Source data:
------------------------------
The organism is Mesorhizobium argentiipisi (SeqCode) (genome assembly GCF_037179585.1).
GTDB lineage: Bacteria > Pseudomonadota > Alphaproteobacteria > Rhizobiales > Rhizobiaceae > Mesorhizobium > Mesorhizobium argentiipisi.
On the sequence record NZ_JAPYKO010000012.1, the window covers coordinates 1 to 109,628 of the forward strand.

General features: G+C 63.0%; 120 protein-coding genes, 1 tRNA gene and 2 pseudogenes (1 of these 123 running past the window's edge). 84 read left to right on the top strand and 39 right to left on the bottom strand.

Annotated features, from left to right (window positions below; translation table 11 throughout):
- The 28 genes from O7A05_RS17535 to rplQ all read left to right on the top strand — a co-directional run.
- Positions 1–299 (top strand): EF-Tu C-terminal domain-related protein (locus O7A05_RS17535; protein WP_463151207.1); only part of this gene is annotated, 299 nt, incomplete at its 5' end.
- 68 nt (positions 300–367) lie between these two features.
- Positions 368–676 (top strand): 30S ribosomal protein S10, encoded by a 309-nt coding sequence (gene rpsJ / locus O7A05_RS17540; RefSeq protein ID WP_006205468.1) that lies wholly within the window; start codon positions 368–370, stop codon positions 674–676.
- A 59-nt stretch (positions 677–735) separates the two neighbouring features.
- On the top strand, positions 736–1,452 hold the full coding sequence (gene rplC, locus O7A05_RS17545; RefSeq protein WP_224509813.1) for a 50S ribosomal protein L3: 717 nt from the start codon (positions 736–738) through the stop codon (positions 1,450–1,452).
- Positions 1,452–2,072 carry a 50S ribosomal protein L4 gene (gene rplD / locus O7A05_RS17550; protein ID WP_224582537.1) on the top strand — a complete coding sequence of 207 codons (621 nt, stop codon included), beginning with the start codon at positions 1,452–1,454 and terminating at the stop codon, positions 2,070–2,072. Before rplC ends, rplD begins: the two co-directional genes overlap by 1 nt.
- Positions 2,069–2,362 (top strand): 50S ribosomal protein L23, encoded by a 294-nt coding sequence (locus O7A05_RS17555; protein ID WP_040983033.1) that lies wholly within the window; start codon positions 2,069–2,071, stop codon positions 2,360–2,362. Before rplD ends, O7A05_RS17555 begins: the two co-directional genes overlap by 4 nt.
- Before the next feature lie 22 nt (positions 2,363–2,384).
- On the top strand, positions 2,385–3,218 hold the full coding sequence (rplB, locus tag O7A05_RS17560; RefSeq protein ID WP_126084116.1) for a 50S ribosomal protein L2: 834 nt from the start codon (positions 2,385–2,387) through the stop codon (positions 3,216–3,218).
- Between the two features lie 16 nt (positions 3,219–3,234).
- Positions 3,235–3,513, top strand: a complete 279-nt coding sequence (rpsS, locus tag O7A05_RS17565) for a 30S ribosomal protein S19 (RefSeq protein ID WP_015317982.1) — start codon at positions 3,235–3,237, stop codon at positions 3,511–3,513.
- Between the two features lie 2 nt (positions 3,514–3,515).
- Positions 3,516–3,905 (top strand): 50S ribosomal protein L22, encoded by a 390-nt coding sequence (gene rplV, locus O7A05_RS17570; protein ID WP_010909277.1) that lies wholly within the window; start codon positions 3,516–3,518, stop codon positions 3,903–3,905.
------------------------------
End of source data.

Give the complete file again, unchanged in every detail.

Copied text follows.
The organism is Mesorhizobium argentiipisi (SeqCode) (genome assembly GCF_037179585.1).
GTDB lineage: Bacteria > Pseudomonadota > Alphaproteobacteria > Rhizobiales > Rhizobiaceae > Mesorhizobium > Mesorhizobium argentiipisi.
On the sequence record NZ_JAPYKO010000012.1, the window covers coordinates 1 to 109,628 of the forward strand.

General features: G+C 63.0%; 120 protein-coding genes, 1 tRNA gene and 2 pseudogenes (1 of these 123 running past the window's edge). 84 read left to right on the top strand and 39 right to left on the bottom strand.

Annotated features, from left to right (window positions below; translation table 11 throughout):
- The 28 genes from O7A05_RS17535 to rplQ all read left to right on the top strand — a co-directional run.
- Positions 1–299 (top strand): EF-Tu C-terminal domain-related protein (locus O7A05_RS17535; protein WP_463151207.1); only part of this gene is annotated, 299 nt, incomplete at its 5' end.
- 68 nt (positions 300–367) lie between these two features.
- Positions 368–676 (top strand): 30S ribosomal protein S10, encoded by a 309-nt coding sequence (gene rpsJ / locus O7A05_RS17540; RefSeq protein ID WP_006205468.1) that lies wholly within the window; start codon positions 368–370, stop codon positions 674–676.
- A 59-nt stretch (positions 677–735) separates the two neighbouring features.
- On the top strand, positions 736–1,452 hold the full coding sequence (gene rplC, locus O7A05_RS17545; RefSeq protein WP_224509813.1) for a 50S ribosomal protein L3: 717 nt from the start codon (positions 736–738) through the stop codon (positions 1,450–1,452).
- Positions 1,452–2,072 carry a 50S ribosomal protein L4 gene (gene rplD / locus O7A05_RS17550; protein ID WP_224582537.1) on the top strand — a complete coding sequence of 207 codons (621 nt, stop codon included), beginning with the start codon at positions 1,452–1,454 and terminating at the stop codon, positions 2,070–2,072. Before rplC ends, rplD begins: the two co-directional genes overlap by 1 nt.
- Positions 2,069–2,362 (top strand): 50S ribosomal protein L23, encoded by a 294-nt coding sequence (locus O7A05_RS17555; protein ID WP_040983033.1) that lies wholly within the window; start codon positions 2,069–2,071, stop codon positions 2,360–2,362. Before rplD ends, O7A05_RS17555 begins: the two co-directional genes overlap by 4 nt.
- Before the next feature lie 22 nt (positions 2,363–2,384).
- On the top strand, positions 2,385–3,218 hold the full coding sequence (rplB, locus tag O7A05_RS17560; RefSeq protein ID WP_126084116.1) for a 50S ribosomal protein L2: 834 nt from the start codon (positions 2,385–2,387) through the stop codon (positions 3,216–3,218).
- Between the two features lie 16 nt (positions 3,219–3,234).
- Positions 3,235–3,513, top strand: a complete 279-nt coding sequence (rpsS, locus tag O7A05_RS17565) for a 30S ribosomal protein S19 (RefSeq protein ID WP_015317982.1) — start codon at positions 3,235–3,237, stop codon at positions 3,511–3,513.
- Between the two features lie 2 nt (positions 3,514–3,515).
- Positions 3,516–3,905 (top strand): 50S ribosomal protein L22, encoded by a 390-nt coding sequence (gene rplV, locus O7A05_RS17570; protein ID WP_010909277.1) that lies wholly within the window; start codon positions 3,516–3,518, stop codon positions 3,903–3,905.